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HTTPS-Proxy: Domain Name Rules

In an HTTPS proxy action, you can add domain name rules that specify an action to take when the server domain in the HTTPS SSL negotiation matches a specified pattern. The server domain can be included in the SNI (Server Name Indication) extension for TLS, or in the server certificate as the CN (Common Name). You also must specify the action to take when an HTTPS request does not match a domain name rule.

You can configure domain name rules to allow, inspect, deny, drop, or block HTTPS requests to a site.

In an HTTPS server proxy action, you can configure a domain name rule to route inbound HTTPS requests to a specific IP address and port.

You can also select a certificate to use when you perform content inspection on inbound HTTPS connections (for example, to a web server hosted behind your Firebox).

Domain Name Rule Patterns

To match the specified pattern in your domain name rules against the name in HTTPS requests to the server, you can use the SNI, the certificate common name, or the IP address of the server.

The SNI is the most accurate option. A certificate CN is often shared between several services from the same site. For example, many Google services such as YouTube and Google Maps share the same certificate CN. If you block HTTPS requests to YouTube based on the certificate CN, requests are also blocked to Google Maps and other services with the same CN. The certificate CN is used if the SNI is not available.

When you create your domain name rules, make sure to review the HTTPS entries in the traffic log messages for the correct SNI/CN information.

Domain Name Rule Actions

For each domain name rule you select the action the proxy takes for HTTPS requests where the SNI, CN, or IP address matches a specified pattern. You must also configure the action to take when no domain name rule is matched. For each rule you can select one of these actions:

  • Allow — Allows the HTTPS request.
  • Inspect — Uses the specified HTTP proxy action or content action to inspect content. For information about content inspection settings, see HTTPS-Proxy: Content Inspection. For information about content actions, see About Content Actions.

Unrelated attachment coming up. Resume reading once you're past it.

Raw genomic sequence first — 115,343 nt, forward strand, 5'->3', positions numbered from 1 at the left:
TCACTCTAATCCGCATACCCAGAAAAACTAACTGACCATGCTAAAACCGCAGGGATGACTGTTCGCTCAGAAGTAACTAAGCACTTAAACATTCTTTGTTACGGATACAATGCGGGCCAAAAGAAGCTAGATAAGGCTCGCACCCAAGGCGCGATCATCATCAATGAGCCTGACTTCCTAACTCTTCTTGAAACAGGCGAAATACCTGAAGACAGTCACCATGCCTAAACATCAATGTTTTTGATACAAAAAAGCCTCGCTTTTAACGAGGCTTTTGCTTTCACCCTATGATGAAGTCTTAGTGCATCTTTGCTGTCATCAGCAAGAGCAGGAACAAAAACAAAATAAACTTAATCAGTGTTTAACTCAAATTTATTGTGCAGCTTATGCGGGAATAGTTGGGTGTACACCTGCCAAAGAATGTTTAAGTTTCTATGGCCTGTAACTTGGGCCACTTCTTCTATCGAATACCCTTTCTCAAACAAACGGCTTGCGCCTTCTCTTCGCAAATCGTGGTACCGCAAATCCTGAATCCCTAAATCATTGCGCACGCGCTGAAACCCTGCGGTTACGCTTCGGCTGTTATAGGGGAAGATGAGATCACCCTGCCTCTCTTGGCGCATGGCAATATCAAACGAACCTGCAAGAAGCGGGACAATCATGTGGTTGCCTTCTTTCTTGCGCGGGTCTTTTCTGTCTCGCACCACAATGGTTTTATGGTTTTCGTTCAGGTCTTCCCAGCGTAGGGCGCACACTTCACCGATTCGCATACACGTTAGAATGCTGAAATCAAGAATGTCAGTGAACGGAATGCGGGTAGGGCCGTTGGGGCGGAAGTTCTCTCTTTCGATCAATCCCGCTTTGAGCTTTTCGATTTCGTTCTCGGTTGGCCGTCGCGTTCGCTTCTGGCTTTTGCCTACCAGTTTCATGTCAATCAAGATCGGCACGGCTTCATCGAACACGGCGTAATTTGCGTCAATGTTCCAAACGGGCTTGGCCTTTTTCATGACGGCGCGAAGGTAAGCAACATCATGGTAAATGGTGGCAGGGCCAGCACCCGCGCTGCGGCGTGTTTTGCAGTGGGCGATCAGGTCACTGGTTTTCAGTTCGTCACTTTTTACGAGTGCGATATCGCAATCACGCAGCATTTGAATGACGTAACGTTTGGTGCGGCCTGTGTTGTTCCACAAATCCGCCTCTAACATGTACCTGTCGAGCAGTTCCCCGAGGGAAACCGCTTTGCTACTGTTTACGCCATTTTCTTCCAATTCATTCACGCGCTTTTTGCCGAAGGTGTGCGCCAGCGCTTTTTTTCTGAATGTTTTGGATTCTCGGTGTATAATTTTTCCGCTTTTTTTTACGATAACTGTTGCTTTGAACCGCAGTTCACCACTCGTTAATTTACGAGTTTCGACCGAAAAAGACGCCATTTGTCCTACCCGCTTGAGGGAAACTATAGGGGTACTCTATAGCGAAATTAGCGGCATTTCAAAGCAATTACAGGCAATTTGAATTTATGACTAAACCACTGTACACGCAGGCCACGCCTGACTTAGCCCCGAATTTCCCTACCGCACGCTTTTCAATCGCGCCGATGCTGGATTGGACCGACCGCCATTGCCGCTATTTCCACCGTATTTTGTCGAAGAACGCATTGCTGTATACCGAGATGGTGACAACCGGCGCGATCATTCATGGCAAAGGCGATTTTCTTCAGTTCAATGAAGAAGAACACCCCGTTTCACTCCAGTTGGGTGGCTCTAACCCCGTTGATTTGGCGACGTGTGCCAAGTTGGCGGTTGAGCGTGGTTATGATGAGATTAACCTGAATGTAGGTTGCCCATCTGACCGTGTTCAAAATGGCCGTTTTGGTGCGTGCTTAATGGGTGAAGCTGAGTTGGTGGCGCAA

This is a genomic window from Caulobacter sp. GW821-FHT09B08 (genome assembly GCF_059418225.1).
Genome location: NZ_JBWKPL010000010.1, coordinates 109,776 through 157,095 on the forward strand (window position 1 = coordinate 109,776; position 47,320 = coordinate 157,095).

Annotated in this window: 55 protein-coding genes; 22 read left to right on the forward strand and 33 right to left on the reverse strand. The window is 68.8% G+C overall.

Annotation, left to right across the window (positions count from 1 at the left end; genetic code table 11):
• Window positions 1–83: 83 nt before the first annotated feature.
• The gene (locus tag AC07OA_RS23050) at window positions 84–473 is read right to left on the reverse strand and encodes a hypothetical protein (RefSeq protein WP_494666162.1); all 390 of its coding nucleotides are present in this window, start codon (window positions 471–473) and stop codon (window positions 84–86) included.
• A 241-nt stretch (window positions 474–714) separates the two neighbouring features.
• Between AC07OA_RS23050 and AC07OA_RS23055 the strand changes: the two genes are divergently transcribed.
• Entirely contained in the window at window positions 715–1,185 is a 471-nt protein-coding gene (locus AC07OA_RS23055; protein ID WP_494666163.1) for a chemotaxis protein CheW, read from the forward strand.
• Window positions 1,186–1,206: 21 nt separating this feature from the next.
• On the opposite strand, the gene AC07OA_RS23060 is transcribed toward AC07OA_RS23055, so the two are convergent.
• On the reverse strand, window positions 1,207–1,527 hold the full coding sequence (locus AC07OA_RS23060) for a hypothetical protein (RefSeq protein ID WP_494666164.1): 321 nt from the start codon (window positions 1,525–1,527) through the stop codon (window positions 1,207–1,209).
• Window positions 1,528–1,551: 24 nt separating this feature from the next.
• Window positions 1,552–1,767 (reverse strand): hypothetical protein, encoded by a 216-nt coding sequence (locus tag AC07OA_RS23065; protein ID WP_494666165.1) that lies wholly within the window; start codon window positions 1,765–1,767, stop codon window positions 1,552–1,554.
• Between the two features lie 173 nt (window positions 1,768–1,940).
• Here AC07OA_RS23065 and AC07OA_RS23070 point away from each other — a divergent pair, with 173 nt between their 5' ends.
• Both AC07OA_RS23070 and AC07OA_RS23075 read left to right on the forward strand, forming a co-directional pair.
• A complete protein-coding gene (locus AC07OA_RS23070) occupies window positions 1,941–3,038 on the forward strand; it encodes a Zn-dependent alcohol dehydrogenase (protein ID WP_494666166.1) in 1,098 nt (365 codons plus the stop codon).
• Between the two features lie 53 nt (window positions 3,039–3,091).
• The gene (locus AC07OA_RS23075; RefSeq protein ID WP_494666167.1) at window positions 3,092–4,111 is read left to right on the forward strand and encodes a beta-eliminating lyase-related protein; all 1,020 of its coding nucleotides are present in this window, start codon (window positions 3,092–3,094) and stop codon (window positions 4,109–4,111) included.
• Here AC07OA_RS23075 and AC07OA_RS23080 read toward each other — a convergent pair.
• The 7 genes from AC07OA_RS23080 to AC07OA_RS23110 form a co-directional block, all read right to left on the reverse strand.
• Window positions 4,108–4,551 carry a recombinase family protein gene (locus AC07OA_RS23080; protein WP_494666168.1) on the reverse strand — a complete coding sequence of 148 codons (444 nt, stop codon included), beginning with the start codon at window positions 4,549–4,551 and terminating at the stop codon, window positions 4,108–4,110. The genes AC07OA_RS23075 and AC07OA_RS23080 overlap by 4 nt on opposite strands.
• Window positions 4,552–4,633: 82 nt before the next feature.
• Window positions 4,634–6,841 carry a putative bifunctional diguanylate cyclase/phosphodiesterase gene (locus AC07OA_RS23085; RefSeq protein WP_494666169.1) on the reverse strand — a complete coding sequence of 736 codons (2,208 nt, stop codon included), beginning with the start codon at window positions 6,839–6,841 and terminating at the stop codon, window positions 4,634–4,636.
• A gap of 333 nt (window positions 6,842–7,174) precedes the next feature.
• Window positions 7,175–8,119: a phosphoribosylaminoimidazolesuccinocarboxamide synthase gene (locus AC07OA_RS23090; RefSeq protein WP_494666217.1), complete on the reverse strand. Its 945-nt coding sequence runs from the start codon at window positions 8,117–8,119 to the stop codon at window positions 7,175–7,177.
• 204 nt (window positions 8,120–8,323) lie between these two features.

• Deny — Denies the specific request but keeps the connection if possible. Sends a response to the client.
  • Drop — Denies the request, drops the connection, and sends a response to the client.
  • Block — Denies the request, drops the connection, blocks the site, and sends a response to the client. All traffic from this site's IP address is denied for the amount of time you specify in the Blocked Sites configuration. For more information about blocked sites, see About Blocked Sites.

In Fireware v12.1 and lower, you must enable content inspection in the proxy action before you can select the Inspect action in the domain name rules.

For an HTTPS server proxy action when you select the Allow or Inspect action in a domain name rule, you can configure a routing action and port to send the request to a different destination than what is specified in the policy To list. This enables the Firebox to route incoming HTTPS requests to the same public IP address to different internal IP addresses or ports based on the pattern in the HTTPS header.

If you select the Inspect action with a content action, you can configure rules in the content action to route the request to a server based on the content of the decrypted HTTP request. You can also enable TLS/SSL offloading. For more information, see Configure HTTP Content Actions.

Domain Names Rule Examples

The pattern in a domain name rule can match a top-level domain. In a domain name rule you specify only a domain name, not a path.

To deny traffic from any site in the example.com domain, add a domain name rule with the pattern *.example.com and set the If matched action to Deny.

To block a connection to the domain example.com, add a domain name rule with the pattern *.example.com and set the If matched action to Block. In this case, the server IP address associated with example.com is blocked for the default time duration of your Blocked Sites configuration. For more information on blocked sites, see About Blocked Sites.